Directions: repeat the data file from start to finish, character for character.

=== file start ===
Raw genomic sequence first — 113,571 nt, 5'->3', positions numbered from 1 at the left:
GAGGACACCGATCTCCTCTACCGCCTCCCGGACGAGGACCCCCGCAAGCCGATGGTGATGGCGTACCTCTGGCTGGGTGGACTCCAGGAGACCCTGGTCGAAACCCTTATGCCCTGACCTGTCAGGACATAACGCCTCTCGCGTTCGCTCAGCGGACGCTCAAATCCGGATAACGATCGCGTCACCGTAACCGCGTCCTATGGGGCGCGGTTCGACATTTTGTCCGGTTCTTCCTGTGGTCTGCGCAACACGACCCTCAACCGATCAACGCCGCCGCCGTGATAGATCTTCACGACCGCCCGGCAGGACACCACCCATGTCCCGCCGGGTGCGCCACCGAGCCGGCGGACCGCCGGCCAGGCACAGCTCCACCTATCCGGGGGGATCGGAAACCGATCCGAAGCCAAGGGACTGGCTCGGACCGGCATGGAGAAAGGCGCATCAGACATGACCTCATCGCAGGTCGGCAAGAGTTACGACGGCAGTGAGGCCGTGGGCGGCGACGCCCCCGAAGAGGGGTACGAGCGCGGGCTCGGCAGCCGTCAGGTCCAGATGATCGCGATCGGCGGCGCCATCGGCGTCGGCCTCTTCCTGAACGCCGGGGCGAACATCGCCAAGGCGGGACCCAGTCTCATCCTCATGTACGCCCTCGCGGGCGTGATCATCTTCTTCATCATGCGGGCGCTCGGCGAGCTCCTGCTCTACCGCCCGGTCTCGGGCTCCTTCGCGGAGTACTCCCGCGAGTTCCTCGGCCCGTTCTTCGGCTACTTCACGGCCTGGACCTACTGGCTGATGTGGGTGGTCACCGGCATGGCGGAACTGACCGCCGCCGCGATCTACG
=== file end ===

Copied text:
Raw genomic sequence first — 113,571 nt, 5'->3', positions numbered from 1 at the left:
GAGGACACCGATCTCCTCTACCGCCTCCCGGACGAGGACCCCCGCAAGCCGATGGTGATGGCGTACCTCTGGCTGGGTGGACTCCAGGAGACCCTGGTCGAAACCCTTATGCCCTGACCTGTCAGGACATAACGCCTCTCGCGTTCGCTCAGCGGACGCTCAAATCCGGATAACGATCGCGTCACCGTAACCGCGTCCTATGGGGCGCGGTTCGACATTTTGTCCGGTTCTTCCTGTGGTCTGCGCAACACGACCCTCAACCGATCAACGCCGCCGCCGTGATAGATCTTCACGACCGCCCGGCAGGACACCACCCATGTCCCGCCGGGTGCGCCACCGAGCCGGCGGACCGCCGGCCAGGCACAGCTCCACCTATCCGGGGGGATCGGAAACCGATCCGAAGCCAAGGGACTGGCTCGGACCGGCATGGAGAAAGGCGCATCAGACATGACCTCATCGCAGGTCGGCAAGAGTTACGACGGCAGTGAGGCCGTGGGCGGCGACGCCCCCGAAGAGGGGTACGAGCGCGGGCTCGGCAGCCGTCAGGTCCAGATGATCGCGATCGGCGGCGCCATCGGCGTCGGCCTCTTCCTGAACGCCGGGGCGAACATCGCCAAGGCGGGACCCAGTCTCATCCTCATGTACGCCCTCGCGGGCGTGATCATCTTCTTCATCATGCGGGCGCTCGGCGAGCTCCTGCTCTACCGCCCGGTCTCGGGCTCCTTCGCGGAGTACTCCCGCGAGTTCCTCGGCCCGTTCTTCGGCTACTTCACGGCCTGGACCTACTGGCTGATGTGGGTGGTCACCGGCATGGCGGAACTGACCGCCGCCGCGATCTACG